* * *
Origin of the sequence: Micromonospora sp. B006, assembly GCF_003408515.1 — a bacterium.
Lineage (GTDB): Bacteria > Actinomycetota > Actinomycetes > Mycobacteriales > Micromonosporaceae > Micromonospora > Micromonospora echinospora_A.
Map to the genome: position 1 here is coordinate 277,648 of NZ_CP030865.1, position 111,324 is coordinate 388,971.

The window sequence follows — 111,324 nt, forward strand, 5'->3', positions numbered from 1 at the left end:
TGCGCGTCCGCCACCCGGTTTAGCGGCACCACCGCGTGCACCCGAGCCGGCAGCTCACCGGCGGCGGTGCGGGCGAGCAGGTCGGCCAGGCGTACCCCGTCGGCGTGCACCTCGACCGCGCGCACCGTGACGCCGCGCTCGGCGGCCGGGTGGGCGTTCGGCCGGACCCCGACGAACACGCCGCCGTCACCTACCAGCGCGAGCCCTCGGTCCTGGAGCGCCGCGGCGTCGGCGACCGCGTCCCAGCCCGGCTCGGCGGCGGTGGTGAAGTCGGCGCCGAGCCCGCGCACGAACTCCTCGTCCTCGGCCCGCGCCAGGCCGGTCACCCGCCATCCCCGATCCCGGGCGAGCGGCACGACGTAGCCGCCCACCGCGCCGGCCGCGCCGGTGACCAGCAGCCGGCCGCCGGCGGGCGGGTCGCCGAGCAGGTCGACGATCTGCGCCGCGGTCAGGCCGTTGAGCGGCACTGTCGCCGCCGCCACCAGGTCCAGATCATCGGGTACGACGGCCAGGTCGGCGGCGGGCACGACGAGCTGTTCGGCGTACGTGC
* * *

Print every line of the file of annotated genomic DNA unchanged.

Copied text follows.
Origin of the sequence: Micromonospora sp. B006, assembly GCF_003408515.1 — a bacterium.
Lineage (GTDB): Bacteria > Actinomycetota > Actinomycetes > Mycobacteriales > Micromonosporaceae > Micromonospora > Micromonospora echinospora_A.
Map to the genome: position 1 here is coordinate 277,648 of NZ_CP030865.1, position 111,324 is coordinate 388,971.

The window sequence follows — 111,324 nt, forward strand, 5'->3', positions numbered from 1 at the left end:
TGCGCGTCCGCCACCCGGTTTAGCGGCACCACCGCGTGCACCCGAGCCGGCAGCTCACCGGCGGCGGTGCGGGCGAGCAGGTCGGCCAGGCGTACCCCGTCGGCGTGCACCTCGACCGCGCGCACCGTGACGCCGCGCTCGGCGGCCGGGTGGGCGTTCGGCCGGACCCCGACGAACACGCCGCCGTCACCTACCAGCGCGAGCCCTCGGTCCTGGAGCGCCGCGGCGTCGGCGACCGCGTCCCAGCCCGGCTCGGCGGCGGTGGTGAAGTCGGCGCCGAGCCCGCGCACGAACTCCTCGTCCTCGGCCCGCGCCAGGCCGGTCACCCGCCATCCCCGATCCCGGGCGAGCGGCACGACGTAGCCGCCCACCGCGCCGGCCGCGCCGGTGACCAGCAGCCGGCCGCCGGCGGGCGGGTCGCCGAGCAGGTCGACGATCTGCGCCGCGGTCAGGCCGTTGAGCGGCACTGTCGCCGCCGCCACCAGGTCCAGATCATCGGGTACGACGGCCAGGTCGGCGGCGGGCACGACGAGCTGTTCGGCGTACGTGC